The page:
Are you pregnant or planning to fall pregnant?

Dobson et al. The month of birth effect in multiple sclerosis: systematic review, meta-analysis and effect of latitude.  J Neurol Neurosurg Psychiatry doi:10.1136/jnnp-2012-303934

Background:  Month of birth has previously been described as a risk factor for MS. This has been hypothesised to be related to maternal vitamin D levels during pregnancy, although conclusive evidence to support this is lacking. To date, no large studies of latitudinal variation in the month of birth effect have been performed to advance this hypothesis.

Methods: Previously published data on month of birth from 151 978 MS patients were compared to expected birth rates. A linear regression model was used to assess the relationship between latitude and observed:expected birth ratio of MS patients for each month.

Results: Analysis of all reported data demonstrated a significant excess of MS risk in those born in April (observed:expected 1.05, p=0.05) and reduction in risk in those born in October (0.95, p=0.04) and November (0.92 p=0.01). A conservative analysis of 78 488 patients revealed an excess MS risk in those born in April (1.07, p=0.002) and May (1.11, p=0.0006), and a reduced risk in those born in October (ratio 0.94, p=0.004) and November (0.88, p=0.0002). A significant relationship between latitude and observed:expected ratio was demonstrated in December, and borderline significant relationships in May and August.

Conclusions: Month of birth has a significant effect on subsequent MS risk. This is likely to be due to ultraviolet light exposure and maternal vitamin D levels, as demonstrated by the relationship between risk and latitude.

“If you are pregnant or planning to fall pregnant you need to make sure you are vitamin D replete. This may lower the chances of your child getting MS and other autoimmune diseases. My recommendation for pregnancy is 10,000U vD3 per day; this is double my recommendation of 5,000U per day for adults.”

What the press have to say:

Give pregnant women vitamin D supplements to ward off multiple

Medical Xpress
The risk of developing multiple sclerosis (MS) is highest in the month
of April, and lowest in October, indicates an analysis of the available
evidence, published online in the Journal of Neurology Neurosurgery and
Psychiatry. The findings, which
See all stories on this topic »
Vitamin D in pregnancy may prevent multiple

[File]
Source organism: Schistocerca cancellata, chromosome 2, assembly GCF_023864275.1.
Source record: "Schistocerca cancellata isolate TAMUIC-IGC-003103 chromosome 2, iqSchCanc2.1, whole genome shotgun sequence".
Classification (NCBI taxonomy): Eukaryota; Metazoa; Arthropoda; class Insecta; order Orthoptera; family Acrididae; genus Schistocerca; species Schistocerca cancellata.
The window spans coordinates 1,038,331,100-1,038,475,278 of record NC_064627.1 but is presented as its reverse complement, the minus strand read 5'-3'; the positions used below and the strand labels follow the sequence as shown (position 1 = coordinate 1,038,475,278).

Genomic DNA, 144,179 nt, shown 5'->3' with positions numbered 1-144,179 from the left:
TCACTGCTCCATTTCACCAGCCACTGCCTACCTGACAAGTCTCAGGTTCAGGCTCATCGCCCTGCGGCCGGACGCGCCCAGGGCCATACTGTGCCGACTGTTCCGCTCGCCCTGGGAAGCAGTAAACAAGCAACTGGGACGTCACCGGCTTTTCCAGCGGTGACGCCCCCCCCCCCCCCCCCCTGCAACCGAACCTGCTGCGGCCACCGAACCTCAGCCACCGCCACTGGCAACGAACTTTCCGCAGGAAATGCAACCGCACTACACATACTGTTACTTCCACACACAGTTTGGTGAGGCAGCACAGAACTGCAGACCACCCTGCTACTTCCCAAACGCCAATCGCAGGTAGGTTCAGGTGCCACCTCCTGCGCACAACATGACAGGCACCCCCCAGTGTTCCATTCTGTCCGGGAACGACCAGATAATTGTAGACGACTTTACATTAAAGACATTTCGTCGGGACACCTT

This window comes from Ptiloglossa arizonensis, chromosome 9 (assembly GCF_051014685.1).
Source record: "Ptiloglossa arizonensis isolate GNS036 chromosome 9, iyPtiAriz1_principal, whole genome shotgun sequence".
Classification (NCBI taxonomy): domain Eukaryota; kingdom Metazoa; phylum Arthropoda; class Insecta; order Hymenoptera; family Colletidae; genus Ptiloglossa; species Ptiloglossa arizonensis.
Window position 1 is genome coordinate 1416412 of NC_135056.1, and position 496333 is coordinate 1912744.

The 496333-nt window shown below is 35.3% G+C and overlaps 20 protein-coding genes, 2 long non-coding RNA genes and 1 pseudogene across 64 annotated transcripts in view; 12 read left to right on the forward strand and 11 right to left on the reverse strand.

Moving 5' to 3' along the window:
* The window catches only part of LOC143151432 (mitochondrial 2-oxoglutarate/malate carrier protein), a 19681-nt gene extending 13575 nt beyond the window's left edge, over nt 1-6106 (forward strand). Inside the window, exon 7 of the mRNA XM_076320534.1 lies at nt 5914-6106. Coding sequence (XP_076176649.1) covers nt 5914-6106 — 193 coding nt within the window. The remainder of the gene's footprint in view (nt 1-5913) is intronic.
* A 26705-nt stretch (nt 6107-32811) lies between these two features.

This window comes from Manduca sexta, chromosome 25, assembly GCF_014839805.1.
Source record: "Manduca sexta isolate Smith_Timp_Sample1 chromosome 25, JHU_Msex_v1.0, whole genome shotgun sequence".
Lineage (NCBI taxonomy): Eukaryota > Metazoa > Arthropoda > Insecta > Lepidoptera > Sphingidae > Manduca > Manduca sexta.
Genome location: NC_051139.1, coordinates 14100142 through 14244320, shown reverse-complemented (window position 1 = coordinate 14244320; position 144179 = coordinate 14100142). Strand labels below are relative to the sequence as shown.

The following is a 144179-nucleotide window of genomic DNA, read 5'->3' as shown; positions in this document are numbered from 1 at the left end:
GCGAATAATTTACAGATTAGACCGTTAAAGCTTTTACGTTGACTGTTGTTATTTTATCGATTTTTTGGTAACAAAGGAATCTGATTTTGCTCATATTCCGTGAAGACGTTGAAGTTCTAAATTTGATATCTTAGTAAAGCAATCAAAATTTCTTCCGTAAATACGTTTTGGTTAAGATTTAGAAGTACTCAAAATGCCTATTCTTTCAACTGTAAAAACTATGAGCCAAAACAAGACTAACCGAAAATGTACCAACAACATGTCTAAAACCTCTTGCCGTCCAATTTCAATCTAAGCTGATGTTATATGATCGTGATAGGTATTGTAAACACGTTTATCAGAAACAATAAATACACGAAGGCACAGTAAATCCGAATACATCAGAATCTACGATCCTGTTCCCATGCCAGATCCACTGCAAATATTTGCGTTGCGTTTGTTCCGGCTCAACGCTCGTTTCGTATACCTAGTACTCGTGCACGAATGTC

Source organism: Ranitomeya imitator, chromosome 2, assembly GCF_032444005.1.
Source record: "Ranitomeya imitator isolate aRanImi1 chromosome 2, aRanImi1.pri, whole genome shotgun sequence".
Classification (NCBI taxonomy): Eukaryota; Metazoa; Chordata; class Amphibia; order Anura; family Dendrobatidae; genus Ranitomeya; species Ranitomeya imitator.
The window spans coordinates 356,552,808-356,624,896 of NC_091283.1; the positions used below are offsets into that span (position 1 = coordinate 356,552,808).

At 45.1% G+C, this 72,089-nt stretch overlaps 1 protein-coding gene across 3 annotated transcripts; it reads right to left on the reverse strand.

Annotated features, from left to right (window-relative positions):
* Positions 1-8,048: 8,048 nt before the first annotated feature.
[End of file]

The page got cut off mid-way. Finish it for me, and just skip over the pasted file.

PARIS — Researchers said Thursday they have found evidence that Vitamin D
supplements for pregnant women in the world’s colder, darker countries may
stave off multiple sclerosis (MS) in their offspring. The finding adds
to a growing body of work
See all stories on this topic »
Other related posts of interest on this blog:

27 Aug 2012
This month of birth effect is now being attributed to the effect of low vitamin D levels in the womb. The low vitamin D affects how the immature immune system develops. In other words if your mother was pregnant during winter, 
21 Sep 2012
“The results of this study support the month-of-birth effect, but question the link to UV fluctuation. Unfortunately, this study cannot take into account cultural factors that affect UV exposure and vD, for example indoor vs. outdoor 
03 Nov 2012
Investigating the month of birth effect in second generation MSers has not yet found anything interesting, Why not take it back another generation, so on and so forth? Posted by MouseDoctor at 07:00 · Email ThisBlogThis!
14 Jun 2011
The month of birth and risk of MS are associated, more so in familial cases, implying that there is some interactions between genes and environment that may be related to climate. Such interactions may act during gestation or 

CoI: This work was done in our group.

15 thoughts on “Are you pregnant or planning to fall pregnant?”

  1. VV says too much vitamin D may actually encourage an already misbehaving immune system to misbehave even more: does that theory hold any ground? Is vitamin D in high amounts (10,000 IU per day) too dangerous to an MSer?

    1. 10,000U/day = 15-30 mins in the mid-summer sun with your upper body exposed. Regardless of its effects on immune function you need to be vD replete for your bone health. We are not talking pharmacological doses, but physiological supplementation. Since woman have started wearing make-up with sunblock, we have stopped going outdoors (facebooking/gaming generation), we don't eat wild fish and with increasing pollution levels that filter UVB light we have become more and more vD deficient. All this is advice; the good thing about choice and knowledge is that you can ignore it if you like.

    2. Prof G, I just want to know if it will exacerbate my disease. VV sounded so convincing in his assumptions that it's worried me.

    3. Not that we are aware of! There are trials looking to see if it reduced relapses. There is no data to the contrary.

    4. I don't remember VV saying this. Do you have a link or a date?He did say that low Vit D may be the result of MS rather a cause

    5. You’re correct. I have misquoted Vasilis Vasilopoulos. I apologise. He did say that MS patients are Vit.D deplete because there is a constant immune alert against the continuous damage. He did argue that multiple sclerosis is most probably the result of MS and not part of its cause. Sorry.

    6. *CORRECTION* VV said vit D depletion is most probably the result of MS and not part of its cause. Sorry again.

  2. Has there ever been any investigation into if people with MS are more likely to get pregnant in the summer months? This would result in spring birthdays of babies genetically more likely to get MS themselves, and would potentially invalidate some of the above conclusions.I don't know if this is a particularly strong hypothesis, but it seems to be an unexplored one.

Leave a Reply

%d bloggers like this: